Newspaper article The Evening Standard (London, England)

Now We Can All Be Prom Queens; Gown That's Made for Parties

Newspaper article The Evening Standard (London, England)

Now We Can All Be Prom Queens; Gown That's Made for Parties

Article excerpt

Byline: DEBORAH ARTHURS

DITCH your jeans and g ive you r sneakers the week off: the dress is still at the sartorial helm when it comes to festive fashion. Office-party outfit ennui may have set in, but there's still Christmas Eve and the New Year's bash to deal with. With the high street full of options to make sure this is one Auld Lang Syne that will never be forgot, it's time to hit the shops.

The dress has been the season's staple and it was about time designers got working on one that worked for us, instead of the other way around. And lo, here it is: the new-wave prom dress. It is positively made for parties: full-skirted and fabulous, it gives shape to the beanpole figure, and reins in the curves of the pneumatic.

And this season, far from its historical place as the students' comingout dress of choice, the prom has acquired a new edge.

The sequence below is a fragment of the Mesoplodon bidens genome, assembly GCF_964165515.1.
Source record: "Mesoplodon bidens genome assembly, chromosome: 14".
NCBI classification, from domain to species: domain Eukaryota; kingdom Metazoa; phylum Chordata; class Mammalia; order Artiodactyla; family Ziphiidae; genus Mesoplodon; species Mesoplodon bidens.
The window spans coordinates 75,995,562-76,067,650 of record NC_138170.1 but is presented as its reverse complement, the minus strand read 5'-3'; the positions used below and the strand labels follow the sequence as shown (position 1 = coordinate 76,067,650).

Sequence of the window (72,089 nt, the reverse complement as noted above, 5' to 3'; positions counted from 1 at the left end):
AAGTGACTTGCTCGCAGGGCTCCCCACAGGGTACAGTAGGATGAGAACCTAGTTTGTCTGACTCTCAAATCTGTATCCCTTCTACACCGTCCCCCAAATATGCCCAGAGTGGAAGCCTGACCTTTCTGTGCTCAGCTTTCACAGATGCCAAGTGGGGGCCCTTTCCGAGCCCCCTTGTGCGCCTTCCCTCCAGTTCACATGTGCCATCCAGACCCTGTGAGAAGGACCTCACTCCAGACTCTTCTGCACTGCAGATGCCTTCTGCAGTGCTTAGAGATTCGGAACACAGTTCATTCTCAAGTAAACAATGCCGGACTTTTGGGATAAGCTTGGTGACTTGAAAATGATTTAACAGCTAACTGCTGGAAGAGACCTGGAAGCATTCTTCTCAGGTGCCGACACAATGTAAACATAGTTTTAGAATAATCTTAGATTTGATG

Brit designer Luella gave a punk feel to her red- and- black plaid prom, while new Aussie designer Alice McCall added tuxedo details - buttons, bibs and belts - to bring us prom dresses with just enough spice to take away their done-to-death saccharine sweetness. Emporio Armani even broke away from the usual slick black with a polka-dot version.

So, once you've bought yours, how to style it without looking like an extra from Grease? The answer is to avoid being too literal.

An "up do", clutch and girly sandals is a oneway route back to the bobby sock.

For a more deconstructed and less obvious approach, use the yin and yang rule: if your dress is all feminine guile, make a contrast with roughed-up hair and a slouchy bag. Shoes should be chunky, vertiginous platforms - remember - the bigger the shoe, the thinner the ankles look.

Another option is to break up block colour with a belt: a bog-standard black prom dress suddenly becomes inventive just by adding a bright belt high up on the waistline. …

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